Friday, April 17, 2009

A-Rollin' and A-Crimpin'

We got it!! We got it!! We got the grant!!

Back in November, my friend (and partner in crime) Andrea and I applied for a North Central Region SARE Farmer Rancher Grant. SARE stands for Sustainable Agriculture Research and Education and is an organization that supports and promotes sustainable farming and ranching. According to their website, they offer competitive grants and educational opportunities for producers, scientists, educators, institutions, organizations and others exploring sustainable agriculture. The title of our grant application was Roller-crimper Construction and No-till Organic Weed Control Trials.

You see, weed control is an organic farmers #1 problem. Organic farmers can't spray their crops with herbicides, and so have to rely upon heavy tillage for weed control, which can lead to soil erosion and a continued dependence on fossil fuels. Conventional farmers have their no-till, where they don't till the soil at all and just drill next season's crop into the left-over stubble from the previous season. This technique does a great job of controlling soil erosion, but unfortunately depends upon heavy herbicide applications to kill the weeds.

Andrea, however, read one day about a roller-crimper being used for organic no-till agriculture at The Rodale Institute in Pennsylvania. She told me about it and we ooh-ed and aah-ed over it for days. I may have even drooled a little. You see, I haven't been able to convert to organics as fast as I'd like because we don't have much farm equipment. It costs lots of money (literally hundreds of thousands of dollars) to buy the various plows, cultivators, and planters needed for an organic crop farm. If we could do no-till organic, then we'd only need to buy a roller-crimper and a planter. But the question remains, how well does it work? I mean, sure, it works on Rodale's farm because they've been organic for over 25 years. But would it work in the Midwest, in our climate, on our tired, overworked soils?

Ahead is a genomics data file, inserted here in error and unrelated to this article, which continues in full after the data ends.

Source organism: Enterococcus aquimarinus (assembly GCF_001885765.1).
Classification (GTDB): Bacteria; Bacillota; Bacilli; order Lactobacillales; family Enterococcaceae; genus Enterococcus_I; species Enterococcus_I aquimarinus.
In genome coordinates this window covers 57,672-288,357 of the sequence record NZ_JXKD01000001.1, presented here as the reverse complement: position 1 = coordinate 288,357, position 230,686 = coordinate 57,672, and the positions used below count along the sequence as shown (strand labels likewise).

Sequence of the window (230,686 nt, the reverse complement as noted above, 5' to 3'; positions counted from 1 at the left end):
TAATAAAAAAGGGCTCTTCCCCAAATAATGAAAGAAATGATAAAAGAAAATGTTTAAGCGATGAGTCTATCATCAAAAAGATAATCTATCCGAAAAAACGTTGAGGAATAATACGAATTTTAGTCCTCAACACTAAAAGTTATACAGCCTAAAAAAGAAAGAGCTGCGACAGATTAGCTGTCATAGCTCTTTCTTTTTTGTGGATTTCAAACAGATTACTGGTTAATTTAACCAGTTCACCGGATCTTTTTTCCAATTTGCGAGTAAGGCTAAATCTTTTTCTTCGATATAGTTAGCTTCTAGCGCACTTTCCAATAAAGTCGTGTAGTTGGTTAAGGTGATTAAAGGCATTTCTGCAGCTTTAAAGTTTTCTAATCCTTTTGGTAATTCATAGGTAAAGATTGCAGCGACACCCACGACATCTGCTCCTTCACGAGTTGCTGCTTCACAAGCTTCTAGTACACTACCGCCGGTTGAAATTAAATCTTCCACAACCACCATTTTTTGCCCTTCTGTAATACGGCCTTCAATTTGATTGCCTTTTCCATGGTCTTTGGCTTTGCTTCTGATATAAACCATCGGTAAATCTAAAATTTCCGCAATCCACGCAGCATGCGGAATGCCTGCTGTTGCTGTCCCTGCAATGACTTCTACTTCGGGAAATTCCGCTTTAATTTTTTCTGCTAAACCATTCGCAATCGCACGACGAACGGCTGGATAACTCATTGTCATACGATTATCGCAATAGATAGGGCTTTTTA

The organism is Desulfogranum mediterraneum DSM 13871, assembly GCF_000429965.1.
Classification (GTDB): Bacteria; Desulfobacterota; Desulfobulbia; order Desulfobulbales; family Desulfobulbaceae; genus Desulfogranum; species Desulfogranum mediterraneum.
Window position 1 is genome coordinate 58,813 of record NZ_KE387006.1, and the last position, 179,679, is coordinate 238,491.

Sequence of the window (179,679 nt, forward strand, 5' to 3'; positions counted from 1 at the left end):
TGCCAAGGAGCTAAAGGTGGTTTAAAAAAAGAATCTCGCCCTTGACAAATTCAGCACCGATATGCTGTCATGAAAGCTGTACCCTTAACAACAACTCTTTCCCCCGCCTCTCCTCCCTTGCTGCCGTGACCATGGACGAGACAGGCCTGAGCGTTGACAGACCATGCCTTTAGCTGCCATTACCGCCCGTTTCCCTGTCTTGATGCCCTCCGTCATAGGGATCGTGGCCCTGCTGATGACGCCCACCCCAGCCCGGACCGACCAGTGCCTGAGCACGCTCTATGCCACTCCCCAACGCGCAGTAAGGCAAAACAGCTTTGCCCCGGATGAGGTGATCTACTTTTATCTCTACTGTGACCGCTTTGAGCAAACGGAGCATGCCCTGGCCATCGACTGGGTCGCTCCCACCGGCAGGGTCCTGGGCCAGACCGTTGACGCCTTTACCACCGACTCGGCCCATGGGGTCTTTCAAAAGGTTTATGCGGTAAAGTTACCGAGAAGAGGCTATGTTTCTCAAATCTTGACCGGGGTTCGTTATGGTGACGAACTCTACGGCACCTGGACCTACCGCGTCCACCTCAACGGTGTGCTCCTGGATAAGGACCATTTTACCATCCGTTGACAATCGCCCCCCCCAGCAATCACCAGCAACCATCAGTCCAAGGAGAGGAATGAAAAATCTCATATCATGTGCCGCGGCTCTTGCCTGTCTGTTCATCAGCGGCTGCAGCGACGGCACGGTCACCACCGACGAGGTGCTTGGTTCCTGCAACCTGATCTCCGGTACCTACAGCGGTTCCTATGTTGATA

Quickly thereafter, we received an email from our friend Margie at Extension about an opportunity to apply for a Farmer Rancher grant through SARE. In typical Andrea and Jackie fashion, we thought about it for maybe 2 minutes and said, "Let's go for it!" Did I mention we had 10 days until the grant application deadline? We put our heads together and worked like mad women literally all day, every day, for every one of those 10 days--writing, editing, budgeting, editing, finding collaborators, editing, etc. etc.--until we finished. The grant was due at 4 PM Nebraska time and I pushed the 'send' button at 2 PM.

The remarkable thing is that neither of us are experienced grant writers. But our enthusiasm built steadily throughout the 10 day process and we knew that when we had sent that application we had done a pretty darn good job.

Even so, I didn't really think we'd get the grant. (I have this thing about second-guessing myself.) So you can imagine my surprise when we arrived from Panama to a message on my answering machine from Margie, "Congratulations. You got the grant!"

To which I eloquently exclaimed, "Holy Sh*t! We got the grant!"

Anyways, here's a picture of a roller-crimper in action:







To utilize a roller crimper, you plant a fall-seeded cover crop on your land. By the time you're ready to plant your field to a cash crop the following spring, be it corn, vegetables or what have you, the cover crop is mature. You mount the roller-crimper onto the front of your tractor which will, as the name suggests, roll and crimp the cover crop, killing it and creating a weed-suppressing mat. At the same time, you pull a weighted planter behind the tractor that will cut a path in the thick mat and plant your seeds. Only one pass through your field to roll, crimp and plant, which saves time and diesel fuel. Brilliant!